ImaJinn, $8.50, ISBN 1-893896-01-3
Fantasy Romance, 1999
Authors Miriam Pace and Jacqueline Hamilton, writing as JM Jeffries, have a great idea. Cupid and his mom Venus are ordered to match an unlikely couple in Cupid: The Amorous Arrow as a punishment for bungling up their jobs once too often (well, Mick Jagger, Jerry Hall, and Liz Taylor and her many ex-hubbies can now stop blaming themselves, and let’s not start with the Samson and Delilah fiasco).
Unfortunately, something has gone wrong somewhere, and this one ends up something there’s not quite witty or funny. It has more of a dumbed down type of humor. Two ways awkward, some ways funny, but all in all, just awkward.
Cupid: The Amorous Arrow has our intrepid bungler duo trying to match Amberlin O’Rourke, plumber, with Jeremy Barrett, old money whiz kid. Amberlin’s aunt is carrying out a decades-old vendetta against the Barrett in her one-woman attempt to steal from the Barrett department store into bankruptcy. Jeremy catches Auntie Cecilia in action one day, but is bewildered when his grandfather only chuckles indulgently at Cecilia’s antics.
What is going on?
Whatever it is, that old lady has to be stopped. Solution? Operation Match Aunt Cecilia with Grandpa Frederick. Amberlin’s a somewhat reluctant conspirator, but have no fear. Our dear Cupidano and Venusia (guess who they really are, darlings) will make sure that everyone’s married by hook or by crook to their Mr and Miss Right by the end of the story.
Problem is, the authors seem not to know what to do with the potentially wonderful characters they have at their hands. Cupid and Venus are relegated into comic relief, while the four main characters have little personality whatsoever. Jeremy’s a one-note Mr Perfect, Amberlin’s Ms Insecure from page one to end, and the two old coots are extra comic relief materials.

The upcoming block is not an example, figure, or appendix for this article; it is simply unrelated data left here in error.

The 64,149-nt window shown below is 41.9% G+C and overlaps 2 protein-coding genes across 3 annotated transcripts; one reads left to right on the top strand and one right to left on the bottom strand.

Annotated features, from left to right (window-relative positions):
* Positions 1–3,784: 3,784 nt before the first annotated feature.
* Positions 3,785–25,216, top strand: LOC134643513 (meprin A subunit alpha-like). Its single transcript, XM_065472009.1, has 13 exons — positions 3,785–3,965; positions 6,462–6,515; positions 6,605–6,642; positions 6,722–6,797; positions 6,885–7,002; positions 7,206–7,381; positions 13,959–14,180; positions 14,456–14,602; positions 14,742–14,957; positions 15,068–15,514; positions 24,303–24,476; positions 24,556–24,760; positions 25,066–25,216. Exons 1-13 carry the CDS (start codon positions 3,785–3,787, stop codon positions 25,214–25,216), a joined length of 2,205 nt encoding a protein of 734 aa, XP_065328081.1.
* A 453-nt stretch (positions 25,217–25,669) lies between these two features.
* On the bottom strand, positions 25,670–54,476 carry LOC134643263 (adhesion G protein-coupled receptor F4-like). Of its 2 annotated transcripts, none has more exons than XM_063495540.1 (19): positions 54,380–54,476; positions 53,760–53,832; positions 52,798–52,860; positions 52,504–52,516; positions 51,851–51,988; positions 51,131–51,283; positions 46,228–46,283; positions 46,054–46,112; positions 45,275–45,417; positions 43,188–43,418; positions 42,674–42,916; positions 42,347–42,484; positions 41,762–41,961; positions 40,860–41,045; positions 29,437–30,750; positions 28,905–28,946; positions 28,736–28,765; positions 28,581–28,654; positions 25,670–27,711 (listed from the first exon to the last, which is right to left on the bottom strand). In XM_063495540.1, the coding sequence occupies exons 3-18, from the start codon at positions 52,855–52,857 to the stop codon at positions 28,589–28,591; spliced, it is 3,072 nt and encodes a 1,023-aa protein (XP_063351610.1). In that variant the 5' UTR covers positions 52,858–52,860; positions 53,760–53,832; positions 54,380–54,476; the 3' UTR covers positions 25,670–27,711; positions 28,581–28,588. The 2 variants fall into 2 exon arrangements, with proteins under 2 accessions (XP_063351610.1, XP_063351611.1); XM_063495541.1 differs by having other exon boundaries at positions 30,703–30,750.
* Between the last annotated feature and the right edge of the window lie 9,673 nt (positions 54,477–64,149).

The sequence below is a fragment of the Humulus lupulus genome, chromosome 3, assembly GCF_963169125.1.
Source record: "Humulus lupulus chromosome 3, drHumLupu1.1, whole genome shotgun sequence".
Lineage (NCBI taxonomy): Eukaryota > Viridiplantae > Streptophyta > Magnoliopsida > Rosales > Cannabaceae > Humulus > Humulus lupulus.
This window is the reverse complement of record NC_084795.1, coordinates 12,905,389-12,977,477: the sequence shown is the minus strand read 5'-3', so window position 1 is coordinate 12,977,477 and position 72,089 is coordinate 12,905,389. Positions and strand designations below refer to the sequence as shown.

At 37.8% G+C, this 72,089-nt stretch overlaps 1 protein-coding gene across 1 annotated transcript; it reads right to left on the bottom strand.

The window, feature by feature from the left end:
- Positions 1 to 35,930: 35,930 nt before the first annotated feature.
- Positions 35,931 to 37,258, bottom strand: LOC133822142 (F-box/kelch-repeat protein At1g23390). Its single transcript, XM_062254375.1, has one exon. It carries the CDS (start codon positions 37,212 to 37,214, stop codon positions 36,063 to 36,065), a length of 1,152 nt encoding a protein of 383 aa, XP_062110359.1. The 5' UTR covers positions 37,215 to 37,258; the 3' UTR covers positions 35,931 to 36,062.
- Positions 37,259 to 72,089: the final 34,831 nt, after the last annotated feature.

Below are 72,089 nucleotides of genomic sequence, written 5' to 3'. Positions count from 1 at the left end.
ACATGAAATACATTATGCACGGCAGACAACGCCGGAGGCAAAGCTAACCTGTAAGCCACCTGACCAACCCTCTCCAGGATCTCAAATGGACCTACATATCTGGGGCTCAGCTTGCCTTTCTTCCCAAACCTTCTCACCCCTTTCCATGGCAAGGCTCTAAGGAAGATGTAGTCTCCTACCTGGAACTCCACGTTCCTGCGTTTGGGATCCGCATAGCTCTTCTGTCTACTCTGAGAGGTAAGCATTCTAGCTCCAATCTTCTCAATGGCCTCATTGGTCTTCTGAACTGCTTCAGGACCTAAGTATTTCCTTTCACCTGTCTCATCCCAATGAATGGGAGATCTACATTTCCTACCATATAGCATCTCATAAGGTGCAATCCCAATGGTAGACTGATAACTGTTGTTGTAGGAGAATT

I won’t have any problems with that if the humor is well-done, of course. But the first half of the book just feels forced, exacerbated by the stilted writing that seems determined to wring every drop of potential laughter from me in every scene. Toilet bowls just don’t get plugged up, they overflow and cause a flood.
The humor and style flows better in the later half – perhaps the authors are getting into the spirit of their story – but it’s a bit too late to redeem the story from its awkward first half. And Amberlin is pretty irritating – what’s all this insecurity, girl? She’s a plumber, so what? It’s not something to be ashamed of! There’s little credible motivation as to why Amberlin would think Jeremy won’t find her worthy of any affectionate hugs, hence dragging their whole relationship into a “What is this?!!” affair.